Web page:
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Vales Point coal pollution video


Bylong Valley spared from coal mining again

Bylong Valley has again been spared destruction by coal mining. The valley’s salvation this time was delivered by the NSW Court of Appeal, which this morning rejected KEPCO’s appeal against an earlier refusal. [1] 

The Korean mining giant had bought prime farmland in Bylong Valley near Mudgee in the state’s Central West and planned to construct a 6.5 million-tonnes-a-year coal mine. 

When the Independent Planning Commission rejected the plan in 2019, citing climate impacts among the grounds for its refusal, the company appealed to the Land and Environment. 

That court upheld the IPC decision but KEPCO appealed again [2], this time the Court of Appeal, which handed down its decision this morning.  

“Congratulations to Bylong Valley Protection Alliance, who have fought doggedly for years to save their beautiful region, and to the Environmental Defenders Office for so ably representing their client,” Nature Conservation Council Chris Gambian said.  

“Today’s decision should be the end of years of uncertainty for local landholders and communities who have fought a David-and-Goliath struggle to save their way of life and their beautiful valley.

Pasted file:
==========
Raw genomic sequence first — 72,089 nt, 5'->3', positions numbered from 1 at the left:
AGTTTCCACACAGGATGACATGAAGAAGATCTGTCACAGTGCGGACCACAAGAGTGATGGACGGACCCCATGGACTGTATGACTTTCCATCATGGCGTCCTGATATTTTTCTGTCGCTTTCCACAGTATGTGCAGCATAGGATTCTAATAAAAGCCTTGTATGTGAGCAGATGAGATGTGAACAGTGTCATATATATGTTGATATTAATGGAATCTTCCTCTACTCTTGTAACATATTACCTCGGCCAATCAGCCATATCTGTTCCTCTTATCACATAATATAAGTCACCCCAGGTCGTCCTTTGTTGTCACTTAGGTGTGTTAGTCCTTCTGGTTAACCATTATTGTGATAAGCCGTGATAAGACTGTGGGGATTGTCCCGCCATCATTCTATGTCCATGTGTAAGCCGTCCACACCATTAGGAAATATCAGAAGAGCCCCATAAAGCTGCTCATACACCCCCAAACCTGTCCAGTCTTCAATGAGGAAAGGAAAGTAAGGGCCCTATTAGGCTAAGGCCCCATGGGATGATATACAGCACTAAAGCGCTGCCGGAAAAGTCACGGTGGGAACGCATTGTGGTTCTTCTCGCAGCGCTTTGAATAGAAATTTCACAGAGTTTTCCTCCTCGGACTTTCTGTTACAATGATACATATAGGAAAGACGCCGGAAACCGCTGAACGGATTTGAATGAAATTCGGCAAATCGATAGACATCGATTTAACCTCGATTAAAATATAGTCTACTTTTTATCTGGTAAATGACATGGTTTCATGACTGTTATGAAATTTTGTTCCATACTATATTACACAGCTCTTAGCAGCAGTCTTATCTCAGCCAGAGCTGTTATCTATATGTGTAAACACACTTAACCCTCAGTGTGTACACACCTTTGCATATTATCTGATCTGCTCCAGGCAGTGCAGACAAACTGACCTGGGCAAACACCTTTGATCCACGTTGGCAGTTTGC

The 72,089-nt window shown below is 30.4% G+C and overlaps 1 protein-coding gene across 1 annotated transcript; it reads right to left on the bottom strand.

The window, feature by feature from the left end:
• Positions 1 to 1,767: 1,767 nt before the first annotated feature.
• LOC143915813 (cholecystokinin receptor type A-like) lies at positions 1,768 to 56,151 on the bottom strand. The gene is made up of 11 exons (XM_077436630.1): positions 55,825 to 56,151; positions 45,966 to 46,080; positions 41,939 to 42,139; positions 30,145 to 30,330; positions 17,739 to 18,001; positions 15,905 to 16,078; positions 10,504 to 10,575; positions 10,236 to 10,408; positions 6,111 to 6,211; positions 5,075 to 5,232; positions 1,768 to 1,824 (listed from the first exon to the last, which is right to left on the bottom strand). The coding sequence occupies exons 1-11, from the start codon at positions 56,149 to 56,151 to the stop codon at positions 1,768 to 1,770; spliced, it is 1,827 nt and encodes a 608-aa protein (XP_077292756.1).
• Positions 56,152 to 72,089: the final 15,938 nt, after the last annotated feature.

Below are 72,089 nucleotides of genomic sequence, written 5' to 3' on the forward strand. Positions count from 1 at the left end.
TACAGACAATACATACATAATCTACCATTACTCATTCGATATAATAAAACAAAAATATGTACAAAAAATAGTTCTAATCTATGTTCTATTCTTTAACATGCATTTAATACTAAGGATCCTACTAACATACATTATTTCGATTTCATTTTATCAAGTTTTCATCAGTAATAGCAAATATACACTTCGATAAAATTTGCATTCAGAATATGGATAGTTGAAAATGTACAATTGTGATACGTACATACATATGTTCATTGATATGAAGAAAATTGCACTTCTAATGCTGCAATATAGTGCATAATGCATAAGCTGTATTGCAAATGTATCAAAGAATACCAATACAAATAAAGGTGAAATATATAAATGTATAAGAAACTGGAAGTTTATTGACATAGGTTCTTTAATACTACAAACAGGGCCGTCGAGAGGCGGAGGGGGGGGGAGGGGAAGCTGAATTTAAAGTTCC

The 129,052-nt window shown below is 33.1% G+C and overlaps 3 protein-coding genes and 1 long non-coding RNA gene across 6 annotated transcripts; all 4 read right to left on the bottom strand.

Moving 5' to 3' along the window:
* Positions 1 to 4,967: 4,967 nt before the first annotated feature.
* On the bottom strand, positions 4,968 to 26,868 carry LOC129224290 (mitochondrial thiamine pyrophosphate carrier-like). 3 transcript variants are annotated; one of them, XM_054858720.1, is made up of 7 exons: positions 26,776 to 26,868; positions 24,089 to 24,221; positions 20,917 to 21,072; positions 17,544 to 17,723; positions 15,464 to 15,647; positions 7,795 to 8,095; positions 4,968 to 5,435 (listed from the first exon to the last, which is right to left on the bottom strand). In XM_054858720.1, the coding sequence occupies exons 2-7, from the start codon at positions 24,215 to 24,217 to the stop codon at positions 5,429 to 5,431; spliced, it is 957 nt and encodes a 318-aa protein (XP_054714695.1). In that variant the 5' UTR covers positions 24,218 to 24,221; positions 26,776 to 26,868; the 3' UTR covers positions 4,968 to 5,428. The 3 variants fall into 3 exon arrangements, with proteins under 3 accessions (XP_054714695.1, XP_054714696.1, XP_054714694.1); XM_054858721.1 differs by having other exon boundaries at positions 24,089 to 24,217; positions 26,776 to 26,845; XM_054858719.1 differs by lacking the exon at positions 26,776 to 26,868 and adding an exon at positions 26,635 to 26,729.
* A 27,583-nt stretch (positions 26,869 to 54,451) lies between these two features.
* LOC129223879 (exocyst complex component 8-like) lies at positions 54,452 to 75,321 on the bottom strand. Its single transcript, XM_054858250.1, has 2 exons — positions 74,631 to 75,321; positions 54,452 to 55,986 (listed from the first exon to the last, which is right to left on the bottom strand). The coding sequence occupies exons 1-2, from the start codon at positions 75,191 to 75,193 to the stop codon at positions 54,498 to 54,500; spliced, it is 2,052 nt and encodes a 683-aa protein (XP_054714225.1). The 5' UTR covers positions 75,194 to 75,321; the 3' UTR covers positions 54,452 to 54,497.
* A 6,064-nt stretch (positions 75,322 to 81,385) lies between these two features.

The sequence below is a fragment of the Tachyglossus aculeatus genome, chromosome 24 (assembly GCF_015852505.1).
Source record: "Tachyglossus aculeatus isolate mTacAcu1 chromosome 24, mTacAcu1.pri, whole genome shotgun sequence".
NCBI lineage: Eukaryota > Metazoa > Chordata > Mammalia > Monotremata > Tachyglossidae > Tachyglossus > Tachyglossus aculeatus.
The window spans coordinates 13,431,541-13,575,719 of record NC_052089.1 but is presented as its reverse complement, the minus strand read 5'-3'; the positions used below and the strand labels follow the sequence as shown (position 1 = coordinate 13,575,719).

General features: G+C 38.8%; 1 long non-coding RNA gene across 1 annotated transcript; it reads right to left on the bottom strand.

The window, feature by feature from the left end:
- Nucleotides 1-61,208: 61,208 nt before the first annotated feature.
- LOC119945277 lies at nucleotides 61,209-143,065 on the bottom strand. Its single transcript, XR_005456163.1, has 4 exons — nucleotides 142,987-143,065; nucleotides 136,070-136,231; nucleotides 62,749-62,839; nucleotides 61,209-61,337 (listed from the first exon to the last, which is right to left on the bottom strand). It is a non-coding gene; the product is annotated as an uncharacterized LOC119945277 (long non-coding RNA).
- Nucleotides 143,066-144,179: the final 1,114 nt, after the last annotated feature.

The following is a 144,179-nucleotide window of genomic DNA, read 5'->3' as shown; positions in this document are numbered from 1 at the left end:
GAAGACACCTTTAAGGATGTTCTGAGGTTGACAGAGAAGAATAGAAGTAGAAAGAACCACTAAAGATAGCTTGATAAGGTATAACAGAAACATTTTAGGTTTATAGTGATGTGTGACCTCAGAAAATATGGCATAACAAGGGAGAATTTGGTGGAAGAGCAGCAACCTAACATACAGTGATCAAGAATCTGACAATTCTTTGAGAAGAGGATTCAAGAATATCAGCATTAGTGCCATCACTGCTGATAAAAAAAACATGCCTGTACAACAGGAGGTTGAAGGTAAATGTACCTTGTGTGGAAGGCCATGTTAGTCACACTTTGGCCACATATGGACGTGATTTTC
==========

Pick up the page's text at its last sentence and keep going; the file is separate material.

“It is a great victory for the people and comes off the back of the Southern Highlands community defeating the Hume coal project just a few weeks ago. 

“It is baffling that government resources are still being wasted on assessment of fossil fuel projects like these when the best scientific advice clearly against it.   

“We cannot afford to let the fossil fuel industry open any new mines or gas fields if we are to have a hope of keeping global temperatures within safe levels.” 

References 

[1] Bylong Community Wins Again as Coal Mine Appeal is Dismissed, EDO, 14-9-21 

[2] Huge legal win sees greenfield Bylong Coal Project refusal upheld, EDO, 18-12-2020  


Submission to the Preliminary Regional Issues Assessment – Hawkins and Rumker potential release areas

Submission to the Preliminary Regional Issues Assessment – Hawkins and Rumker potential release areas

The Nature Conservation Council opposes the issuing of any new coal exploration licence.

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A history of the Gardens of Stone campaign